ACE2 is required for the entry of SARS-CoV-2 into the host cell and, subsequently, the following viral replication [7]. In particular, the RBD of the spike (S) protein of SARS-CoV binds to ACE2, which acts as the functional cellular receptor [7][8]. The serine protease transmembrane protease serine 2 (TMPRSS2) of the host cell is used for S protein priming [9]. Importantly, SARS-CoV could still infect cells expressing mutant forms of ACE2 with no catalytic activity [10]. The spike (S) protein of SARS-CoV could interact with the tip of subdomain I of the catalytic domain of ACE2 without affecting subdomain II or occluding the enzymatic active site [11].
    Despite the significant genetic and structural similarities between SARS-CoV and SARS-CoV-2, SARS-CoV-2 displays greater infectivity and transmissibility, which has resulted in the massive and rapid increase in the number of COVID-19 patients [4]. The spike protein of SARS-CoV-2 also exhibits increased binding affinity to ACE2 compared to SARS-CoV [12]. The entry of SARS-CoV2 into the host cells has also been demonstrated to depend on ACE2 and S protein priming by TMPRSS2 [13], suggesting that ACE2 is a main determinant of SARS-CoV-2 entry into the target cells. Importantly, the peptidase activity of ACE2 is separated by the site of ACE2 that binds to the spike protein (S) of SARS-CoV-2, and the binding of S protein to ACE2 seems to not alter the catalytic activity of the virus [13].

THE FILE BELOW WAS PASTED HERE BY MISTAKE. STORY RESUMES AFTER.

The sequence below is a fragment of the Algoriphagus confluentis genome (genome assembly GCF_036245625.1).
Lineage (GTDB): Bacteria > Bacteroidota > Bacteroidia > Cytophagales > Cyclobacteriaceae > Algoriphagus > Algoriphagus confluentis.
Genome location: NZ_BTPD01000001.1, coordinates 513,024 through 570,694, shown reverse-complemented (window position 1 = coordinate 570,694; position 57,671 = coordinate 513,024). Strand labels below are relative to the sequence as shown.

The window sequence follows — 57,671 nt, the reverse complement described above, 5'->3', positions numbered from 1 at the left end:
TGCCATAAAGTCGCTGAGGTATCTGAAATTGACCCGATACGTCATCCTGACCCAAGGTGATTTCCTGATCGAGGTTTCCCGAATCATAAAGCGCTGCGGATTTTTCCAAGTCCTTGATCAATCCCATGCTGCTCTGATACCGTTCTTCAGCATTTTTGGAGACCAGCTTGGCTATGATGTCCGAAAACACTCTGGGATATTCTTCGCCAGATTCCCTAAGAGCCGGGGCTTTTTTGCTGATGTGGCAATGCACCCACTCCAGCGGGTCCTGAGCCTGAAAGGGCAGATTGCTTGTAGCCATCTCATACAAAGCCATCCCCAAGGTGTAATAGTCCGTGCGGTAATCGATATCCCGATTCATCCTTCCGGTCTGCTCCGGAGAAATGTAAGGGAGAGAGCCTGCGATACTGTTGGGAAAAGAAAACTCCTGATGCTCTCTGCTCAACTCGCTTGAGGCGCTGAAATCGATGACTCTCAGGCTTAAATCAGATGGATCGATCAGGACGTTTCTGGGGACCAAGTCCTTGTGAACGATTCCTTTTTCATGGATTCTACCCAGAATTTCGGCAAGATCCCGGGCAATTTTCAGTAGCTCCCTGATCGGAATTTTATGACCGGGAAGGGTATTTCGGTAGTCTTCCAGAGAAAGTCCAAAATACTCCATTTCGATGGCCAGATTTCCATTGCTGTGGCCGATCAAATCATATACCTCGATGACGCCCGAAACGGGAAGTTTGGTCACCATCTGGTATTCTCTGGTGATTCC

In the lung tissue, ACE2 is highly expressed in the alveolar epithelial cell types I and II, where it can facilitate SARS-CoV-2 invasion [14]. However, ACE2 is also expressed in vascular endothelial cells, as well as lung progenitor/epithelial stem cells [15]. This observation might at least partially explain the ability of SARS-CoV to continuously destroy the lung tissue, which is associated with limited repair capacity. The fact that ACE2 is also expressed in the heart, renal, and intestinal tissues [16] may also at least partially explain the multi-organ injury of SARS-CoV2-infected patients [17][18][19][20].